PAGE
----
This blog is inspired by a semester-long exercise one of my college professors instructed my class to do. Every day, we had to journal five things we noticed/dreamed/felt. This was the only rule: at least five. When told, it seemed so easy that I barely gave it a thought. Until the next day, when my journal came in. I sat down at the end of my night and thought through five things. Out of the infinitesimal things I experienced during my 14-hour day awake, I could barely remember one thing that stuck out.
The next day I decided to journal as my day went along, focusing on sensory details—what I saw, heard, smelled, tasted, and felt. As the semester unfolded, I began to notice and appreciate the smallest of things—my mailwoman humming to herself as she stopped at our mailbox, a squirrel throwing acorns from the treetops as I sat on my back porch, the frequency with which the sky changed color—and I found myself feeling happier, more grateful.
Through this project, I realized there is beauty in writing about the monotony of our lives, whether this gets us through the day, inspires our future writings, or is a nice break from stress. Writing like this is so simple once you get into the swing of things and the reward is so much grander than I had initially imagined.
Here are some entries from my Journey From My Journal:
- My grandmother explaining to me the concept behind My 500-lb Life.
- The price of papayas in the supermarket.
- The QCODE story of Borrasca.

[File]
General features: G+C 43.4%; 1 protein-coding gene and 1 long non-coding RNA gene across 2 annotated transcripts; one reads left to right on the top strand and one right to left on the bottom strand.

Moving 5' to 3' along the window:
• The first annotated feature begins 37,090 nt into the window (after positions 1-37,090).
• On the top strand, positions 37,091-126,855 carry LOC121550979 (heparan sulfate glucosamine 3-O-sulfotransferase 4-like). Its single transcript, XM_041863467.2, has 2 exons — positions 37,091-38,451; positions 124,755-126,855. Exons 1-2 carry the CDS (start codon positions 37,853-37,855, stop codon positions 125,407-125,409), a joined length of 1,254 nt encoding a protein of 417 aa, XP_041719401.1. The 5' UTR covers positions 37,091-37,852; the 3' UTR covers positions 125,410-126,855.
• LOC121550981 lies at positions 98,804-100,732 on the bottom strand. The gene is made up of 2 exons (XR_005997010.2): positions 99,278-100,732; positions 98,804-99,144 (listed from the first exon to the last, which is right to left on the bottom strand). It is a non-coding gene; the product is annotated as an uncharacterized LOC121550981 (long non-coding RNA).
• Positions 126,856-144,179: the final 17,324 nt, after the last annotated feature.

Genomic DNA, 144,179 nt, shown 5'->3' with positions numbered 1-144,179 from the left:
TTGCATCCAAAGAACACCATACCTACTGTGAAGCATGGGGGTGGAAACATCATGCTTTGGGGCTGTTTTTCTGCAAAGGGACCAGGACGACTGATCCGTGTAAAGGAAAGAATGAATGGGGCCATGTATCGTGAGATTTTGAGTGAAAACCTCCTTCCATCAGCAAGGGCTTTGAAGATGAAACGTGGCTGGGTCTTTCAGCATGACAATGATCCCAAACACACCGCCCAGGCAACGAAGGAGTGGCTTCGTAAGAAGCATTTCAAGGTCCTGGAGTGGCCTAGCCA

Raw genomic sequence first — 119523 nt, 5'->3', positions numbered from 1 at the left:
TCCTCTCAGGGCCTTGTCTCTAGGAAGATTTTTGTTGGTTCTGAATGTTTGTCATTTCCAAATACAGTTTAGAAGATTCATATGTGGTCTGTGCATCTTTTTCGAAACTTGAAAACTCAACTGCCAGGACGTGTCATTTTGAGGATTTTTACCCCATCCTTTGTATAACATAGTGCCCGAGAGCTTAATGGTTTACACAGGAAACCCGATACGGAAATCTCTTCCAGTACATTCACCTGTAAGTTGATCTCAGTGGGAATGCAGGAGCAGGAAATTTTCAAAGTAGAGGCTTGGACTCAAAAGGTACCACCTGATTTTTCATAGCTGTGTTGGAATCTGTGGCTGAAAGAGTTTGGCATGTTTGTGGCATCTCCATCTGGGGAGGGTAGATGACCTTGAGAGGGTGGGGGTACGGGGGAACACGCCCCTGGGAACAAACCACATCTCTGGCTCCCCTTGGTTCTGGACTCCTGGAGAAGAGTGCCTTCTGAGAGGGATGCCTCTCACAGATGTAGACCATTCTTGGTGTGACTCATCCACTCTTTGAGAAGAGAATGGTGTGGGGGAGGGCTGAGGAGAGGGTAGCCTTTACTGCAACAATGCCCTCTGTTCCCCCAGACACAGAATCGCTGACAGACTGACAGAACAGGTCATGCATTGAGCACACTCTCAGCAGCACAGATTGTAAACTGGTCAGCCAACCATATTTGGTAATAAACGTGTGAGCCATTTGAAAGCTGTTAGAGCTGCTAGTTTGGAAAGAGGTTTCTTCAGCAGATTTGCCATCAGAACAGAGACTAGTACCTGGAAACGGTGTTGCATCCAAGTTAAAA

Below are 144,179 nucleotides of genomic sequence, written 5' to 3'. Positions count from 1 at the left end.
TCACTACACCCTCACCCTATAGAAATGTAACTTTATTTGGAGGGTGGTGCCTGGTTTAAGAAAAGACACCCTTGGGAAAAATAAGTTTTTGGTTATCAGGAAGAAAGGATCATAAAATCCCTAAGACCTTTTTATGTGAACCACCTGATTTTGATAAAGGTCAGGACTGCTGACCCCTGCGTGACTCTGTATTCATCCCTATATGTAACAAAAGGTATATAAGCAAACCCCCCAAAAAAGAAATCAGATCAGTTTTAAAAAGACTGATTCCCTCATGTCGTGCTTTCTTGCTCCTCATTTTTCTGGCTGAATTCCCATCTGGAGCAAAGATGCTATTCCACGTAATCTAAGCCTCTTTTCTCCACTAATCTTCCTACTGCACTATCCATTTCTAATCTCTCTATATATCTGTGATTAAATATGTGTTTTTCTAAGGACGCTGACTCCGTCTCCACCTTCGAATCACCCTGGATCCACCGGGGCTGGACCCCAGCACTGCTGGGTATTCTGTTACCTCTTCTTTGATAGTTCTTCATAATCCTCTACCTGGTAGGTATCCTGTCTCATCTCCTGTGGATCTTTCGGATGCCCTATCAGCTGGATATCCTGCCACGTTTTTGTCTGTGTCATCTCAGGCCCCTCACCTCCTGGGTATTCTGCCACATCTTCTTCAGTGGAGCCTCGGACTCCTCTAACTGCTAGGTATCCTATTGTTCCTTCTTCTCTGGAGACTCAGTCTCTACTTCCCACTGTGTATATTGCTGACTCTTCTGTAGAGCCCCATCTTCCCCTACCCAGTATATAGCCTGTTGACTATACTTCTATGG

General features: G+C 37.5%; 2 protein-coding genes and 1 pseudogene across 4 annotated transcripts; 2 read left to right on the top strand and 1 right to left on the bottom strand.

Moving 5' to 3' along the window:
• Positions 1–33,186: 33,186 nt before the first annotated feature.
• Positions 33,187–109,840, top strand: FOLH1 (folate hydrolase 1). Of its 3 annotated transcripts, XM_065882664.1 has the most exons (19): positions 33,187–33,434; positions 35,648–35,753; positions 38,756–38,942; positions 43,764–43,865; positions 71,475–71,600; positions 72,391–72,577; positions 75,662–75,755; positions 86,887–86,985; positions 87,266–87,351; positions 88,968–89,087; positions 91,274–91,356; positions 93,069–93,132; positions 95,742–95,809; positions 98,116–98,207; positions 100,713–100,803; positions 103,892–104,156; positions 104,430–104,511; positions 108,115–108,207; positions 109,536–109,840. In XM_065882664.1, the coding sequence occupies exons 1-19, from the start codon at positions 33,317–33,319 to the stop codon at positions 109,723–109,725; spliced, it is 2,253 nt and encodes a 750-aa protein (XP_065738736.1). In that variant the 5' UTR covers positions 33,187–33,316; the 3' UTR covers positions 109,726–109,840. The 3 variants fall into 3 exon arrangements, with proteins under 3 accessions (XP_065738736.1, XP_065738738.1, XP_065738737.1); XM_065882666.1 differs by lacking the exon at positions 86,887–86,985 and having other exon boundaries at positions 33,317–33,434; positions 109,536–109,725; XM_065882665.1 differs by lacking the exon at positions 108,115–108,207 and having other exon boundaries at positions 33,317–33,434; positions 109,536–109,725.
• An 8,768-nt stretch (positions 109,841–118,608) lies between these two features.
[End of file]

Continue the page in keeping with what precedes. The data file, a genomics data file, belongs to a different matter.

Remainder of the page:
- The uprooted tree, lying on its side on mile 2 of the reservoir.
- Sleeping through a tornado.
- How quickly mushrooms change color and size when you cook them.
- Tuna that is too fishy.
- Being run over by a car.
- Bella, the Bernese Mountain Dog.
- What is the proper spelling of omelet? Omelette?
- A quote by Mary Gaitskill: “I feel sadness because much of what is in that bowl is sad. But because of that tender sadness, I also feel humility and joy and love. It’s strange because much of what I write about does not seem loving. But to write it makes me feel love.”
- Brooding, but stunning, reds in the sky.
- What is it like to live in the home of your neighbor?
- Giving a friend who is sad a hug.
- A fluorescent green fish spinning in spirals in his fish tank.
- Lying down in the middle of the street at night. Dangerous? Relaxing?
- Yellow leaves floating off the trees and landing on the surface of the pool.
- Anxiety attacks and ways to combat them.
- What would it be like to listen to everything as a fly on the wall in your own home?
- Hurricane Laura. Almost an oxymoron.
- A single flower lying on the floor in front of my washing machine.
- Smell of breakfast at dinnertime.
- The portal in the door to my closet.
- Homemade swimming pool in a garbage can.
- Remains of a spider squashed between the pages of a book.
I hope by reading this you are inspired to start your own journal! Then, share your writing with us by emailing it to email@example.com.